The problem with Aramaic transliterations is that, keeping in mind Aramaic's long history and large number of dialects, there could be any number of ways to pronounce any given word. Even some of the most common words have wildly varying pronunciations between the dialects. I gave up trying to transcribe the pronunciations a long time ago (both because of time/effort and lack of knowledge of all the possible pronunciations, not wanting to favour one dialect over any others). --334a 17:55, 24 February 2008 (UTC)

Well, there have been a few standardized dialects over the centuries. Some have even tried standardizing the modern Aramaic dialects, foreign borrowings and all. The most complete and accurate standardized Aramaic dialect is probably Syriac, the dialect I'm familiar with. If I had to pick a dialect's pronunciation to use, I would use Syriac, but you're still leaving out a large portion of Aramaic dialects. --334a 04:00, 25 February 2008 (UTC)


I'm going through some of the more esoteric languages and doing some cleanup, and couldn't figure out what to do with this. Have any ideas what the L2 header should be for that first section? Thanks. -Atelaes λάλει ἐμοί 05:13, 4 March 2008 (UTC)

'Old East Slavic' is politically more correct term for 'Old Russian'/'Old Belarusian'/'Old Ukrainian', i.e. their common ancestor language ("language" in a sense "collection of mutually intelligible dialects that eventually gave modern standard languages). However, I don't see it having separate ISO code, so first we should discuss whether to include it at all, or to format it separately as be/uk/ru/rue, marking it with context label 'Old East Slavic' that would presumably sort them in common category that would be distributed in Category:Belarusian language, Category:Russian language, Category:Ukrainian language (just like Crimean Gothic is a subcategory of Gothic) The user who made these entries, User:Kevlar67, was still active up until recently, maybe he should have something useful to say. --Ivan Štambuk 12:36, 4 March 2008 (UTC)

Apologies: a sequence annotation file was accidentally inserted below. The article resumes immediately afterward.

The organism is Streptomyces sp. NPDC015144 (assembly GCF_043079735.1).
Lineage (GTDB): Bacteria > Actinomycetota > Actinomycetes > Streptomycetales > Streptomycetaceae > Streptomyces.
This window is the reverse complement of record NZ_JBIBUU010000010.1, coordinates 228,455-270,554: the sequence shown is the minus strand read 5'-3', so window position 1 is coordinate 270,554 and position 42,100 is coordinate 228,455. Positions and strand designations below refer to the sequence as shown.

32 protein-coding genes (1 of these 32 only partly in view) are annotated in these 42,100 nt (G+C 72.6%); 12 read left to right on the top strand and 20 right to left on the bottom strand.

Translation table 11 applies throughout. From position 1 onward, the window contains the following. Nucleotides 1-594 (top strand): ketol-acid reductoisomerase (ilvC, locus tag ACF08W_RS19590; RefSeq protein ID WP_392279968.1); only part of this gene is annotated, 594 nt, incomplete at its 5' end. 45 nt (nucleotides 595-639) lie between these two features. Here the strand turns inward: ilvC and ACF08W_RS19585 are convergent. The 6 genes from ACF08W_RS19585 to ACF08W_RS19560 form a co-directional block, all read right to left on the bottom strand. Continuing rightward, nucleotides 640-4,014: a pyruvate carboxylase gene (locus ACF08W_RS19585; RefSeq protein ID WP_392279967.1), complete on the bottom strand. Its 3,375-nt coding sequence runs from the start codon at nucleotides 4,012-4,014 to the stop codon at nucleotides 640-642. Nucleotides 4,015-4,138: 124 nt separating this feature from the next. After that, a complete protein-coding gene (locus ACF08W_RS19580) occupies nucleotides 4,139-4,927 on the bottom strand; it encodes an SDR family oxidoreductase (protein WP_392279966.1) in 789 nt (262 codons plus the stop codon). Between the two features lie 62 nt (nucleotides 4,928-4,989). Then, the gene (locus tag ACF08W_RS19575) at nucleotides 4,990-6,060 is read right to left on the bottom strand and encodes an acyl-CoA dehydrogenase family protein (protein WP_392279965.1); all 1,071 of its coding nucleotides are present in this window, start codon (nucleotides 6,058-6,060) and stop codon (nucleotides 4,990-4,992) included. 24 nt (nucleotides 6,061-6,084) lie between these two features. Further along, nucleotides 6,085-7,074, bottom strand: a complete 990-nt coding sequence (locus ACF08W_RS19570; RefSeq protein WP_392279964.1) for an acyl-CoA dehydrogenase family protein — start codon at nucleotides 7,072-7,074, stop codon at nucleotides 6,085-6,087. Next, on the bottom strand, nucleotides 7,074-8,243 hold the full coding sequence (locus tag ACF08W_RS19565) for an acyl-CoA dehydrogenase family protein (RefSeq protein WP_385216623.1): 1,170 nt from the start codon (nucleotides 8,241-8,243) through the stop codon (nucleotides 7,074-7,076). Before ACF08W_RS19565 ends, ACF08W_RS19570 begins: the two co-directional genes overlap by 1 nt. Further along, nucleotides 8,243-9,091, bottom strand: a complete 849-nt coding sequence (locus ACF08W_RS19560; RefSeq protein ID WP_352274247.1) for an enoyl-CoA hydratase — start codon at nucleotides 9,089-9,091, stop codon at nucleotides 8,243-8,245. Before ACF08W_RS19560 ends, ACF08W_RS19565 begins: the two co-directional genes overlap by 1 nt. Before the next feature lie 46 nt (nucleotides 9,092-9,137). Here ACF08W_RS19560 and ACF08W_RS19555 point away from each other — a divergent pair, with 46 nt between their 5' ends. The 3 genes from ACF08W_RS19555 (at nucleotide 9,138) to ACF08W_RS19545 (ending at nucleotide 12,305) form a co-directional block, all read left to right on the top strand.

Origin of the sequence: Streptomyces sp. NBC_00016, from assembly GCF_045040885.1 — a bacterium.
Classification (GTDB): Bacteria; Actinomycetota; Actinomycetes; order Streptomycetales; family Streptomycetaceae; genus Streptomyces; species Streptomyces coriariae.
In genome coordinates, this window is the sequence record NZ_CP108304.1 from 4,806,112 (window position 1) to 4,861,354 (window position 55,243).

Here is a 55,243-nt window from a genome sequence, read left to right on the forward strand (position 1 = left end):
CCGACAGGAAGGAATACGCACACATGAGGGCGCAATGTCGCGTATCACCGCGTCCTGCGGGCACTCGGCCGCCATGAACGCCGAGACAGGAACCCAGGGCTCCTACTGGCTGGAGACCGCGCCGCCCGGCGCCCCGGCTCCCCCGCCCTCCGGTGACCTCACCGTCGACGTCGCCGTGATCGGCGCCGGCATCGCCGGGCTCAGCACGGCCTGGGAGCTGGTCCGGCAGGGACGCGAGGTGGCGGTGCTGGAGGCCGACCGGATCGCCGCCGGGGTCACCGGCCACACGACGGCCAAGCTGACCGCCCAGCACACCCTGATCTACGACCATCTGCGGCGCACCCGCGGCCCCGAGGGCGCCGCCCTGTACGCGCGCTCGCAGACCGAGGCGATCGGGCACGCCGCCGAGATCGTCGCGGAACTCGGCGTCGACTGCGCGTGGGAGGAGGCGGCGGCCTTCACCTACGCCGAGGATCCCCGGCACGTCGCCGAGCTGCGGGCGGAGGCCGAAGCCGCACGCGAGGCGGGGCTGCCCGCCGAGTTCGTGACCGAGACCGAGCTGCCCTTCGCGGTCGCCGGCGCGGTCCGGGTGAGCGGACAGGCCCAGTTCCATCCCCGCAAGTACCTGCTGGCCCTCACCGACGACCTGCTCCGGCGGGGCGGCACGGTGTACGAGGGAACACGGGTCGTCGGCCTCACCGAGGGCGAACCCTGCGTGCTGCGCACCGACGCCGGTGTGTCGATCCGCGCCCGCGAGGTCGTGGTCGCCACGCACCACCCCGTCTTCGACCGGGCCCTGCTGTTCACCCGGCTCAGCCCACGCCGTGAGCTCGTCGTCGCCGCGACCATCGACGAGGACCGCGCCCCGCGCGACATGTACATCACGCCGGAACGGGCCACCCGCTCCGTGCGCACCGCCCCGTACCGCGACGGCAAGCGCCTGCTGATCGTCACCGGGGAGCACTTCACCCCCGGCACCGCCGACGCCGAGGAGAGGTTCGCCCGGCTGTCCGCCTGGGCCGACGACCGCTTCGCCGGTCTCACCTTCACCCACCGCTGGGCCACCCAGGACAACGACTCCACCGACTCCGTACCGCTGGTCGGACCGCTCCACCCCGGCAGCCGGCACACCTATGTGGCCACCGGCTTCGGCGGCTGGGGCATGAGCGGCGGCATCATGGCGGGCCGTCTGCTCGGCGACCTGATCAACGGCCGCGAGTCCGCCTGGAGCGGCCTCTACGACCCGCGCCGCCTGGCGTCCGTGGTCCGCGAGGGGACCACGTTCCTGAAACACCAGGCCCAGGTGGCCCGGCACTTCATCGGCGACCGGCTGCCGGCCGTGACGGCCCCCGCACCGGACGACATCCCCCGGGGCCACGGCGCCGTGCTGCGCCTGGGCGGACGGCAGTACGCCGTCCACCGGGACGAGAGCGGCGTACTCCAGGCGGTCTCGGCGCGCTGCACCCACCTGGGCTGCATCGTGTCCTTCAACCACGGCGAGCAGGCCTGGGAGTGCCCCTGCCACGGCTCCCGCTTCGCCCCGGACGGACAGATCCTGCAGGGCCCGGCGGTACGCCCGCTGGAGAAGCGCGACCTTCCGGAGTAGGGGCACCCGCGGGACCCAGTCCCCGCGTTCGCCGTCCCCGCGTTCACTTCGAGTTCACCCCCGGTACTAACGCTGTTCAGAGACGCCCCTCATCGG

hi, I am trying to create this entry, could you un-protect it please? Pistachio 15:35, 6 March 2008 (UTC)

thanks, maybe it should be protected again, just give me a few minutes because I want to check the part of speech which I'm not sure about. Pistachio 15:44, 6 March 2008 (UTC)

OK I think it's right thx :] Pistachio 15:49, 6 March 2008 (UTC)


Thanks for the welcome! I really enjoy wiktionary, so don't be surprised if I stay. Have a splendid day (: --EivindJ 12:52, 8 March 2008 (UTC)

Polish nouns[edit]

It's great that you're cleaning these up, but please don't eliminate the genitive singular from the inflection line unless you add the conjugation table. Polish genitive forms are not always predictable, and are actually more valuable for recognizing an inflection pattern than the plural in most cases. --EncycloPetey 15:40, 8 March 2008 (UTC)

OK, but they just create a mess in the inflection line. --Ivan Štambuk 15:57, 8 March 2008 (UTC)
What we've done in Latin is to give the nominative and genitive singular in the inflection line, instead of the plural. I don't know whether that would be an appro[riate way to handle Polish, but it is possible to have three forms placed neatly in the inflection line. We do it all the time with Latin adjectives (see albus), and English verbs regularly have three additional forms on the inflection line. --EncycloPetey 16:26, 8 March 2008 (UTC)